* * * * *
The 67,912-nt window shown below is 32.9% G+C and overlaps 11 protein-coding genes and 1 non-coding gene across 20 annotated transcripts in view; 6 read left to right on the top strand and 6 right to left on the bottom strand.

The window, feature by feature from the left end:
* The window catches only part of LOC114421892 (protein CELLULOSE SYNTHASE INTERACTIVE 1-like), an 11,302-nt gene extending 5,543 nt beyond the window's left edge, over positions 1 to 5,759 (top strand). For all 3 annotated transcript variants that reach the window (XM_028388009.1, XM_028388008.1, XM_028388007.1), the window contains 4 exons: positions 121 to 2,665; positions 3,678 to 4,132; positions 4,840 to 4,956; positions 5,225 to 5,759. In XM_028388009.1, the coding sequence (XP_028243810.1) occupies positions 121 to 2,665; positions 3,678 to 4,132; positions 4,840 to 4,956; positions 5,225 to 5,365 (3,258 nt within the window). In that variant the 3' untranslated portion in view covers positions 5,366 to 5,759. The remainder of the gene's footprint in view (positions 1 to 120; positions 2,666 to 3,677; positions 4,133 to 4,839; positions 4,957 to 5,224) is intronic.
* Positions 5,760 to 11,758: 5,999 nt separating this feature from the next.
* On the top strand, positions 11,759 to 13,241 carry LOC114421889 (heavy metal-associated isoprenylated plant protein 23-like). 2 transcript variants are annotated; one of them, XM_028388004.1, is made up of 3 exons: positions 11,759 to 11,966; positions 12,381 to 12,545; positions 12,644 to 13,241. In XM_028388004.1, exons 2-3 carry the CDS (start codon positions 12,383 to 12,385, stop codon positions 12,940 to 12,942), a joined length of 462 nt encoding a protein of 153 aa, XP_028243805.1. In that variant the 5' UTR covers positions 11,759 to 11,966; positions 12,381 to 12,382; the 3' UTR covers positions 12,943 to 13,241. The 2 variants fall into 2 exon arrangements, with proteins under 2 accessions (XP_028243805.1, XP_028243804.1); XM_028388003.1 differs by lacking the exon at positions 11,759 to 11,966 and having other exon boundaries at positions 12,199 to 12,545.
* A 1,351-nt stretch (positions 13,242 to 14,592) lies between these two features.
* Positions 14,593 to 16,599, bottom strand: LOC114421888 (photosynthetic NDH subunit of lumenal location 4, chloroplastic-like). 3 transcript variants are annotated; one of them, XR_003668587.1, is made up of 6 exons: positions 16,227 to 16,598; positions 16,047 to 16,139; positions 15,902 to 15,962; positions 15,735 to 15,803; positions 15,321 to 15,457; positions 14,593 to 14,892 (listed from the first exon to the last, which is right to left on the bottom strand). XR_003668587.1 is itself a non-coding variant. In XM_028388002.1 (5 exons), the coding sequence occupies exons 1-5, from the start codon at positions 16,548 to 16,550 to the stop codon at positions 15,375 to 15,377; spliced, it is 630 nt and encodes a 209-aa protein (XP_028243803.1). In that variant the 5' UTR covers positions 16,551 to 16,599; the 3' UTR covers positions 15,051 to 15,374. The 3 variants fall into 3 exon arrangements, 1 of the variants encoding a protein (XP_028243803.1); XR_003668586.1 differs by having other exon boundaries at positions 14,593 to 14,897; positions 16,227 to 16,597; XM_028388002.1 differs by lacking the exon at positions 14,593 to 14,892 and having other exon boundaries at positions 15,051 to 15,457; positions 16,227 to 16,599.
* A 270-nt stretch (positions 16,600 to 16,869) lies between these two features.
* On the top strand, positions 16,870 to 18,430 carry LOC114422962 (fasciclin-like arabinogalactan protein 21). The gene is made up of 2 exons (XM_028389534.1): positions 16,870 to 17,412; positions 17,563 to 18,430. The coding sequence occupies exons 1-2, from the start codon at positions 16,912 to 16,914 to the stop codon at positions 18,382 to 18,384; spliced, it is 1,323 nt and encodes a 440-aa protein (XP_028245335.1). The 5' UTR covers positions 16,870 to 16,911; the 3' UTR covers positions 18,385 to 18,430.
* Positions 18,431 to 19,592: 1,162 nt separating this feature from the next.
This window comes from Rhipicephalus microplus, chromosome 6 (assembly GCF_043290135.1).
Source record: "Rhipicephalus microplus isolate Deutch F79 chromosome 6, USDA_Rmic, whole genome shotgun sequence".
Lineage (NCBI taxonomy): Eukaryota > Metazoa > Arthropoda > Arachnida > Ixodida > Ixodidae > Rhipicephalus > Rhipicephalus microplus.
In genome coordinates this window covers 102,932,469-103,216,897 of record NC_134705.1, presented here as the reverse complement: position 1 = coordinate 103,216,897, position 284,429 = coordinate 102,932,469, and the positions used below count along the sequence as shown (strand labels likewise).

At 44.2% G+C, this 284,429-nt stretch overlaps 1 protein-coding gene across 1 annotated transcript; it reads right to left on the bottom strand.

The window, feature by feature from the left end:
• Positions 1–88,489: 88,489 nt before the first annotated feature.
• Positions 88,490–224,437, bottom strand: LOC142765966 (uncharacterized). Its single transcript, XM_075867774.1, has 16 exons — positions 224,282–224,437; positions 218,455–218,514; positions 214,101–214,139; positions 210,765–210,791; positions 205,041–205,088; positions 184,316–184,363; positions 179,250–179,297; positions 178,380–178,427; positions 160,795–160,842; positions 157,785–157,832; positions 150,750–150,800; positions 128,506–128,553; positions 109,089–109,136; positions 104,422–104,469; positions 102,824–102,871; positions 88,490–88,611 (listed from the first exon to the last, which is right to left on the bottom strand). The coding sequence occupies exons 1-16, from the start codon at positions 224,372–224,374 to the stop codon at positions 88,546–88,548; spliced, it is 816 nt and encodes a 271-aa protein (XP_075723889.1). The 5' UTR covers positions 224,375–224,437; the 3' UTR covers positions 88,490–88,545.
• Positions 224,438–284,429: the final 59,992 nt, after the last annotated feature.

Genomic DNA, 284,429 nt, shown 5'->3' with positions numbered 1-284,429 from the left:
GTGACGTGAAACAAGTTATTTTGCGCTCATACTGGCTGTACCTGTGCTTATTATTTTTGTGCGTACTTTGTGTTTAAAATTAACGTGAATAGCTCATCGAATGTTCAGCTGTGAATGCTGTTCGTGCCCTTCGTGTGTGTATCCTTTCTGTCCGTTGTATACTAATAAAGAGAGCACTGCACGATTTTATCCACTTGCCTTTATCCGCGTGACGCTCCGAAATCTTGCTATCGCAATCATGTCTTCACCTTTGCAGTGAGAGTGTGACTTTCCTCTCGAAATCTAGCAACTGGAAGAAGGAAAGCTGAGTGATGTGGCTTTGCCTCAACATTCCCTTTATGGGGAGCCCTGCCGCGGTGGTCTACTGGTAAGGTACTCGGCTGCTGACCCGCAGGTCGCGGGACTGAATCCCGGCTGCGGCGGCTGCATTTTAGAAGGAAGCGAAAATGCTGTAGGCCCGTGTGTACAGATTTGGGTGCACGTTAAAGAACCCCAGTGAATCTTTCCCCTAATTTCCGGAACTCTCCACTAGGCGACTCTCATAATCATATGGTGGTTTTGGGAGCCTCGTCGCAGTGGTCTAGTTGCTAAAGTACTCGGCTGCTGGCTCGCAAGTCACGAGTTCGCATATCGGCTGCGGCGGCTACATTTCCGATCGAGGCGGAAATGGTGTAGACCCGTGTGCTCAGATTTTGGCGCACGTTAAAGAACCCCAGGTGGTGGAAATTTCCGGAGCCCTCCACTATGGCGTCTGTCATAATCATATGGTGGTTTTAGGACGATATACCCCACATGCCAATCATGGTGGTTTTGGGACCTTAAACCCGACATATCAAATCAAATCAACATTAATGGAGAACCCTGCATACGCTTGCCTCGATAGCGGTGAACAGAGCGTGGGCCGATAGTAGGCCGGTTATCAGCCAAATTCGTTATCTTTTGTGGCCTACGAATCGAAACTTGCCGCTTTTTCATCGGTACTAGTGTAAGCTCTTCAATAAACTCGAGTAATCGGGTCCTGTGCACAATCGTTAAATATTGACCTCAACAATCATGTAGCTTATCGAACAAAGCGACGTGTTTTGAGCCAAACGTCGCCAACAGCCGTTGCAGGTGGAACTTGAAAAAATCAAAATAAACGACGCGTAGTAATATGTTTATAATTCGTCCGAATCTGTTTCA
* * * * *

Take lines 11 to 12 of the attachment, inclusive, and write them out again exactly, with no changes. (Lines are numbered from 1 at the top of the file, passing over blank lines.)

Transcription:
This window comes from Rhipicephalus microplus, chromosome 6 (assembly GCF_043290135.1).
Source record: "Rhipicephalus microplus isolate Deutch F79 chromosome 6, USDA_Rmic, whole genome shotgun sequence".